Management & Operations

Has ADA turned transit properties into social service agencies?

Posted on March 1, 2001 by Andrew Carrasco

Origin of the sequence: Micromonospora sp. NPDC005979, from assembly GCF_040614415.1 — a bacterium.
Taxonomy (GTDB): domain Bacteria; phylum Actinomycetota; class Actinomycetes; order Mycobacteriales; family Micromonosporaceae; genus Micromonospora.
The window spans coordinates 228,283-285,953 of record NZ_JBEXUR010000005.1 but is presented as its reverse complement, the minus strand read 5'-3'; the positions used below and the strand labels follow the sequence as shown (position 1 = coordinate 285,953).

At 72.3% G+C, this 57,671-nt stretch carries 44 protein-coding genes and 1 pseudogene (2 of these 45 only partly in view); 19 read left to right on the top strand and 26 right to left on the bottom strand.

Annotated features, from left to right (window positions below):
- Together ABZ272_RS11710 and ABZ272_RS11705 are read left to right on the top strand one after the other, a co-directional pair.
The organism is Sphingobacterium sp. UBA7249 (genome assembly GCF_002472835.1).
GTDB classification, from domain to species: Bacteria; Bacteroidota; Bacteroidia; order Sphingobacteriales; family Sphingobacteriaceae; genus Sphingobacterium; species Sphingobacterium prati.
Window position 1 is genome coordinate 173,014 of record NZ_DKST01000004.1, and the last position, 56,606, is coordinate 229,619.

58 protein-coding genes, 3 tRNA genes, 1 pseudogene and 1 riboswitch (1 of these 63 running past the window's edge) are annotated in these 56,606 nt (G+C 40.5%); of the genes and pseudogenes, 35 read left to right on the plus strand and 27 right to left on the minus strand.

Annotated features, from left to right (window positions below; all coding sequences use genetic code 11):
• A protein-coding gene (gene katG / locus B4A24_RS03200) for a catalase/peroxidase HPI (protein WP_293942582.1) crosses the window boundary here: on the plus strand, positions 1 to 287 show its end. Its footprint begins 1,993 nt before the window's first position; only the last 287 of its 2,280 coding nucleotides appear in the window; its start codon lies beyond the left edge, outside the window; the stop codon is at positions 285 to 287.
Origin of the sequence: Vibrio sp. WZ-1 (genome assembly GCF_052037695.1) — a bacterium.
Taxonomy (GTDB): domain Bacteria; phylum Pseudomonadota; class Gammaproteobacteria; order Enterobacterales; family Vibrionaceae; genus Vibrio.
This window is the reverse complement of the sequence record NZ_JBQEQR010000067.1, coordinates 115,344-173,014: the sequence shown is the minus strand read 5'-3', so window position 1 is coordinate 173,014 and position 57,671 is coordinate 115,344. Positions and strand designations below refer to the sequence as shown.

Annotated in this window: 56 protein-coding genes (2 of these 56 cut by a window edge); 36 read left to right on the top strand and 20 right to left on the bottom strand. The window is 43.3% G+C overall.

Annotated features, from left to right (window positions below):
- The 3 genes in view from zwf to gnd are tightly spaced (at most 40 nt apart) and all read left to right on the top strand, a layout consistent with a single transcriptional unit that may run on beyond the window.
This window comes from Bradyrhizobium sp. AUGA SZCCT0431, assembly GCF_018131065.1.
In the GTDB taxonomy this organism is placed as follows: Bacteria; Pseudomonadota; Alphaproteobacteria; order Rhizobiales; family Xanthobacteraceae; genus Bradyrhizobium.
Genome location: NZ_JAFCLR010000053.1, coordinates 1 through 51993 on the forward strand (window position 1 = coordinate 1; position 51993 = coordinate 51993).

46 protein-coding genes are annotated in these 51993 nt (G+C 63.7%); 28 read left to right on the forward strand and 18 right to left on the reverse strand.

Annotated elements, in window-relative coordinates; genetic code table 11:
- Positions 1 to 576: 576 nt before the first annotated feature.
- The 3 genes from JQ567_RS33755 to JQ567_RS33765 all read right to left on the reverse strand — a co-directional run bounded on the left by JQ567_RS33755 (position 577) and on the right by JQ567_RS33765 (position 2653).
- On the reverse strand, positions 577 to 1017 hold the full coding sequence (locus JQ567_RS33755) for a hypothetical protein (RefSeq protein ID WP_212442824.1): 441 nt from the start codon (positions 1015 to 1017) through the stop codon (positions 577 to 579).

In the same week I learned of Los Angeles Access Service Inc.’s (ASI) Award of Excellence given by the American Public Transportation Association (APTA), I also learned of another award to ASI. That award was the filing of a lawsuit by the American Civil Liberties Union, Western Law Center and Protection and Advocacy on behalf of a number of ASI riders. That seeming incongruity is not as misaligned as it appears at face value, given the history of transit and the change underway since the Americans with Disabilities Act (ADA) was signed into law. The most incredible aspect of this dichotomy is it may not be a dichotomy at all. Like a Shakespearean tragedy, the passenger transportation industry has not recognized that someone switched the foundation that so many entities were built upon. Since ADA was legislated and began to take hold in the early ’90s, transit in America changed. ADA changed transit at its foundation and converted its most traditional role as logistical problem solver to quasi-social service entity. The largest social service entities I know of today are also our largest transit agencies. In the days before ADA, transit was largely a logistical concern. Transit’s chief concern has historically been moving a lot of people a lot of places. The typical conversation vernacular at any transit conference would include phrases such as, “How many passengers per hour?” “How many pieces of equipment do you run at peak?” “What’s your farebox return?” Transit took no names, made no calls, tied no one down and made no accommodations. Transit pulled up, took everyone’s money and kept going. Transit worked on buses that could do the job quicker and easier, last longer and pack them in. That was transit. Transit gets personal But, this is 2001. This is ADA. The largest transit agencies are now in charge of making decisions about people — people with disabilities. They now take names and numbers and determine who can ride and who can’t. They now have case files. They have an appeals process. They have databases. They have relationships. Transit now keeps track of individuals, their health status and their functioning levels. Some transit agencies even try to monitor weather conditions, smog levels and daily moods of passengers. Now ADA has teeth. The first judgements are starting to roll in. Some execs are scratching their heads, not sure where to go. Elaborate service delivery systems were built and complicated algorithms concocted to determine fare prices for “comparable” trips. Strict guidelines were developed. Two-tiered service systems were deployed. Terms like “economic disincentive,” “client shedding” and “self certification” were tossed around. All the strategies, plans, service modules, certification processes and implementations are warranted. They are needed and need to be applied. The problem lies not in the implementation, but in the mindset of implementation. It is the mindset of the entity, the culture of the agency, the identity of the organization itself that is the problem. It is locked away in the mirror of self-image. The image of, “We are XYZ Transit, we have buses, we move a lot of people around in this town and we do it better than the other towns. And that makes us great.” By contrast, social service is historically concerned with people, assisting persons with resources or helping individuals attain resources. Transit agencies present an interesting dichotomy of first identifying their eligible riders and providing their one resource: transportation. It is this mindset’s foundation where the path to success is predetermined. Currently, however, the courts are determining the interpretation of success in ADA paratransit. For example, Senior U.S. District Judge Lowell A. Reed Jr. ruled that the Southeastern Pennsylvania Transportation Authority violated ADA law for leaving a high number of disabled riders unserved (Liberty Resources Inc. vs. SEPTA, PIC No. 01-0024). As trouble continues to grow in such places as St. Louis, Central Ohio, Philadelphia, Virginia, Los Angeles and who knows where next, transit agencies’ first reaction is to point to the numbers. Unfortunately, the numbers, as a growing list of cases illustrates, will provide little protection. Carrasco is the transportation coordinator for the City of Burbank, Calif., and also sits on the board of directors of the California Association for Coordinated Transportation.

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